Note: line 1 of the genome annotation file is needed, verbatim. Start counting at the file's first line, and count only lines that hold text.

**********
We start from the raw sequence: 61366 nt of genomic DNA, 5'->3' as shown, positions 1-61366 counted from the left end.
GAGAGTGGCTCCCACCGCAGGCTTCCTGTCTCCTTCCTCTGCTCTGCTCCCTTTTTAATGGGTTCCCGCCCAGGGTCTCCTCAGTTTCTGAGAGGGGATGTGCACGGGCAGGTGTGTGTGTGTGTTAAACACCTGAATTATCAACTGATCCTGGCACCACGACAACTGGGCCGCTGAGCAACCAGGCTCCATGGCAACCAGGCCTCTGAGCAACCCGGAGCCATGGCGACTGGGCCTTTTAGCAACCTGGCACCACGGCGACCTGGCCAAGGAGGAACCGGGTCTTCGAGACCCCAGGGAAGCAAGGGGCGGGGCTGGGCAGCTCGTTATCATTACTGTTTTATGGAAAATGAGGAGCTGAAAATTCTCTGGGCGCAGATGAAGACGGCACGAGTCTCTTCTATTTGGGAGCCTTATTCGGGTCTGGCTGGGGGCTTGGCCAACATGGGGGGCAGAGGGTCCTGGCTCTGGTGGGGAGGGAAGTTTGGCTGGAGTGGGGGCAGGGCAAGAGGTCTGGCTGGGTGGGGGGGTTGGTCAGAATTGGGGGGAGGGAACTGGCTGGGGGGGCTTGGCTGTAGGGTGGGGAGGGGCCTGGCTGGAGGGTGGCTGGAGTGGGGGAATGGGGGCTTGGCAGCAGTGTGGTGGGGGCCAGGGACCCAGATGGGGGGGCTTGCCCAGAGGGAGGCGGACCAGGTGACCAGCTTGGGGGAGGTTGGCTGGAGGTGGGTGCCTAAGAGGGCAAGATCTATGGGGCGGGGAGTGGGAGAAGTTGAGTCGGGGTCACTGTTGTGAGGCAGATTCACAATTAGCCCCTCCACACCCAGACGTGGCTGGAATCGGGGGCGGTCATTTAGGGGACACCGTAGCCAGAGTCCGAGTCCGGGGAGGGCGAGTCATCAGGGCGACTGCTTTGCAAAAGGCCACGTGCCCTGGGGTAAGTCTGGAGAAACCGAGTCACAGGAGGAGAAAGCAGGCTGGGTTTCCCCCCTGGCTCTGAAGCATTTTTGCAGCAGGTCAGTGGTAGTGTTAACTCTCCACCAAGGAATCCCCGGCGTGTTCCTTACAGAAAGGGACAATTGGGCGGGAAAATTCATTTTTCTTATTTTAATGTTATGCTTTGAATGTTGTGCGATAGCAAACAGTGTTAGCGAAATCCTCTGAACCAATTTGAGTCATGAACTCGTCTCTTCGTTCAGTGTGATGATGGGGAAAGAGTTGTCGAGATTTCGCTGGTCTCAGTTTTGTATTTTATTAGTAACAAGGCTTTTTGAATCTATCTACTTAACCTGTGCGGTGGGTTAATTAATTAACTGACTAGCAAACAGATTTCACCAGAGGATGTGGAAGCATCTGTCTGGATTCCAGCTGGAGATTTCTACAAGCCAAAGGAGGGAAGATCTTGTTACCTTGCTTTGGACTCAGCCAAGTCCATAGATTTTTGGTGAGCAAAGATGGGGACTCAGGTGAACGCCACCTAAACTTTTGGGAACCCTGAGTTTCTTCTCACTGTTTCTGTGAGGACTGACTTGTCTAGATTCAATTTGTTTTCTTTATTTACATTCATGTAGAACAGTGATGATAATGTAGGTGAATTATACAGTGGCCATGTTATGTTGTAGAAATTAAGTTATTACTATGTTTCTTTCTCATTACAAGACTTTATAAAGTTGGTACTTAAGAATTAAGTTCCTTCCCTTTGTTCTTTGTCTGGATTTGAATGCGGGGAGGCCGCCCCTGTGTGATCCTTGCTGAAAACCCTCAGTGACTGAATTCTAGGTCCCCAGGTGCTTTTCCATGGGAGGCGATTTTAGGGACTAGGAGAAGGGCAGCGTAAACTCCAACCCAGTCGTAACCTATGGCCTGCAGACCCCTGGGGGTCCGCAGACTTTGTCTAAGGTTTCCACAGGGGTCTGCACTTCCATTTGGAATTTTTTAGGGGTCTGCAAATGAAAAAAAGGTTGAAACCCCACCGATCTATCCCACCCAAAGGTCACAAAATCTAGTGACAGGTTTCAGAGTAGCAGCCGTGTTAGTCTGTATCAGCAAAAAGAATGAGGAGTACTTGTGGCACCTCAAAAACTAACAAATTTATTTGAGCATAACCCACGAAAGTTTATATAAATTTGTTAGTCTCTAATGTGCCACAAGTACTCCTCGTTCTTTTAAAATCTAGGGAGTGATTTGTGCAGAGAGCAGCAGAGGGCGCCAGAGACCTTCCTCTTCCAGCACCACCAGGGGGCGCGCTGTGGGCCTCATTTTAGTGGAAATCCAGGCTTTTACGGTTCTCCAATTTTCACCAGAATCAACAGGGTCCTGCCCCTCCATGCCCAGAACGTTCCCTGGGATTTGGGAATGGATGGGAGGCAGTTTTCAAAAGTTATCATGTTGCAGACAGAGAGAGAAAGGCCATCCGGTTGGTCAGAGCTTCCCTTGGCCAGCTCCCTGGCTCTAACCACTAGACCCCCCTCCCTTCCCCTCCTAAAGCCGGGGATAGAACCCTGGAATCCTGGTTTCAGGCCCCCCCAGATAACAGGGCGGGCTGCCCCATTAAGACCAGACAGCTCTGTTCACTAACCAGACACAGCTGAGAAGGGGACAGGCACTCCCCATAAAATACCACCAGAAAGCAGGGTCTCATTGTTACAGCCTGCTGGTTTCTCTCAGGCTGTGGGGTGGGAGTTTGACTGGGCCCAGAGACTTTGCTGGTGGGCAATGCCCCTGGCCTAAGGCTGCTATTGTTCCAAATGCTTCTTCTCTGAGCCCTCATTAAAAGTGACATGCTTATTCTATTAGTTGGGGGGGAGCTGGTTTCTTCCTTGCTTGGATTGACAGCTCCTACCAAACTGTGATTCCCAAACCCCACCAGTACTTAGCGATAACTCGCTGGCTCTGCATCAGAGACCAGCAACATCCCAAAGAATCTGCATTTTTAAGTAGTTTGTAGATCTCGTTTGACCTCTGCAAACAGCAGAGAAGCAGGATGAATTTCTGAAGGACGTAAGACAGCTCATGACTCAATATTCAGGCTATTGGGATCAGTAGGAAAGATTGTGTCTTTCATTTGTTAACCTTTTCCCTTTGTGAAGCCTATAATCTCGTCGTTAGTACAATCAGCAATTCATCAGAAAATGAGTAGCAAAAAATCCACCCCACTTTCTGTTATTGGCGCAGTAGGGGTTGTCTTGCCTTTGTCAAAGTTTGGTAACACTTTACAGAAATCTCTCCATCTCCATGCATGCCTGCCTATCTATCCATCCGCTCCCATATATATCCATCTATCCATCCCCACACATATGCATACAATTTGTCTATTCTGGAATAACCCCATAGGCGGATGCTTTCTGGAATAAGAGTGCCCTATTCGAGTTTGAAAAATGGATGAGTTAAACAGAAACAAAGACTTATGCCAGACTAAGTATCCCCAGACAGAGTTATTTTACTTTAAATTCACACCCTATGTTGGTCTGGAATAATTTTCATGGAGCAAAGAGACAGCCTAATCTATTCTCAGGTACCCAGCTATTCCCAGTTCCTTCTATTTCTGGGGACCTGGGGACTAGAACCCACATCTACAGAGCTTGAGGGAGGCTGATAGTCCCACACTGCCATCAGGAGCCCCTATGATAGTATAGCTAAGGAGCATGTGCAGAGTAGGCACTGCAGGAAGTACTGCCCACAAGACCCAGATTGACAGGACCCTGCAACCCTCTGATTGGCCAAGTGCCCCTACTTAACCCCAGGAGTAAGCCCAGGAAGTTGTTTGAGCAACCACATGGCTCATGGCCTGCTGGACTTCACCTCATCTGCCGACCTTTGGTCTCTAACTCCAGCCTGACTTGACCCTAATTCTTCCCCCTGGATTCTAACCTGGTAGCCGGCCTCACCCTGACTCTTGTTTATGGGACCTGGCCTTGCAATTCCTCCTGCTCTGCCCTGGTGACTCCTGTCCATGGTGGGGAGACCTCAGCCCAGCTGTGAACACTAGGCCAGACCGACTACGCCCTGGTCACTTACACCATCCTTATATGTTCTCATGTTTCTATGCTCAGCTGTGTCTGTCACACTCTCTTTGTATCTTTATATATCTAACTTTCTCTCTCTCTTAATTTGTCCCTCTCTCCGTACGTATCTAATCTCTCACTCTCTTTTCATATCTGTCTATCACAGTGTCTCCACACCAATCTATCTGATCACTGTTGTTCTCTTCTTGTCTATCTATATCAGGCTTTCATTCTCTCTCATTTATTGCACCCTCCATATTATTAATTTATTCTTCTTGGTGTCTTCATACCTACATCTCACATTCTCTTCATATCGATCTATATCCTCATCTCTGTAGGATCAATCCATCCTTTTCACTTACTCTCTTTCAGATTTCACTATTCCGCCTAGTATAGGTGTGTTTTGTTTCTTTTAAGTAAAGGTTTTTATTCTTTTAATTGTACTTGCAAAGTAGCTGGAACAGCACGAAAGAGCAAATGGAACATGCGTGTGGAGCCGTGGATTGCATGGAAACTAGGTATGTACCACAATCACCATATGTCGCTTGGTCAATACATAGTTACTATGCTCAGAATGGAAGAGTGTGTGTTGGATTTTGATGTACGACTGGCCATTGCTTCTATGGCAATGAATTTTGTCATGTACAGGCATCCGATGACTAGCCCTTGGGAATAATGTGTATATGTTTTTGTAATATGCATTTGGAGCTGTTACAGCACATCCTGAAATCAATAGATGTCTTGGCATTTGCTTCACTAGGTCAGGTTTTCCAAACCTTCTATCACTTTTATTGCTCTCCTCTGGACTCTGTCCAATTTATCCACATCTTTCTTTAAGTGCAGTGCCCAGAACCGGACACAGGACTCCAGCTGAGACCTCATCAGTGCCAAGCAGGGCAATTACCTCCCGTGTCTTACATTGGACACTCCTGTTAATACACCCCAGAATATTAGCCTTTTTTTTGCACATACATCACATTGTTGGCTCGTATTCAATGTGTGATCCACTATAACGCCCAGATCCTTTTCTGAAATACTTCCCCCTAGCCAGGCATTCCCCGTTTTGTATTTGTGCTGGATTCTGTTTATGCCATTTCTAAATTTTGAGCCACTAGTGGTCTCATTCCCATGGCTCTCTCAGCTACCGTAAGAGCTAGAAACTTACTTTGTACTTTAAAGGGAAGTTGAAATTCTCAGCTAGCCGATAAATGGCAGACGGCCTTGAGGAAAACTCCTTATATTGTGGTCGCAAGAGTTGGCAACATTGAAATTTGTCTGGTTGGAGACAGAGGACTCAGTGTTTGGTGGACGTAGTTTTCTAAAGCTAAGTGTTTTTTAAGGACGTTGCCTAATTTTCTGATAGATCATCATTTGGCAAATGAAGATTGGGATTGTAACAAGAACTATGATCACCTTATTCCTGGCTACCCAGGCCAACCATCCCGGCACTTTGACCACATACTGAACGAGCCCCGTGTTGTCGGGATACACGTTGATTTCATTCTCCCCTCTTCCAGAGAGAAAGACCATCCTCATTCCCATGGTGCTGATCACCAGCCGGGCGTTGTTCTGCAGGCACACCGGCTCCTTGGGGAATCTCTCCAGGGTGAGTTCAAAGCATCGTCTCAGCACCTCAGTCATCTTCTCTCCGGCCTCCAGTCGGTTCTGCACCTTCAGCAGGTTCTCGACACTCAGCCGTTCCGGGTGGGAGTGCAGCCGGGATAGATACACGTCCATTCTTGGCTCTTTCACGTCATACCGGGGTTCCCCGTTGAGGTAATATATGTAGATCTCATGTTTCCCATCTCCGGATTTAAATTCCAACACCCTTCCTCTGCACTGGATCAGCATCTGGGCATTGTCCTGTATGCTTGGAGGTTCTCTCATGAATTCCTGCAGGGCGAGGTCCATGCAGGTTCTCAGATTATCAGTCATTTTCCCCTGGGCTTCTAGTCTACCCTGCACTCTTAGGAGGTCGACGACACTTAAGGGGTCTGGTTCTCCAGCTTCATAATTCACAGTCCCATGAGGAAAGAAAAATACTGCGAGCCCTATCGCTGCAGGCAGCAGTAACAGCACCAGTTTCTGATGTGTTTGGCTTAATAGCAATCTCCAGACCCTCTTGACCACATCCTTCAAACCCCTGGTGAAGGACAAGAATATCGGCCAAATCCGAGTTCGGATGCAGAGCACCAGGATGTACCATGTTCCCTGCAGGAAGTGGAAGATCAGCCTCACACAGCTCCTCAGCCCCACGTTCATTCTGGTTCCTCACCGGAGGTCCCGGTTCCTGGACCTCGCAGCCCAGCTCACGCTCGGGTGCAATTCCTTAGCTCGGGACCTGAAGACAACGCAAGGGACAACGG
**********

We start from the raw sequence: 61366 nt of genomic DNA, 5'->3' as shown, positions 1-61366 counted from the left end.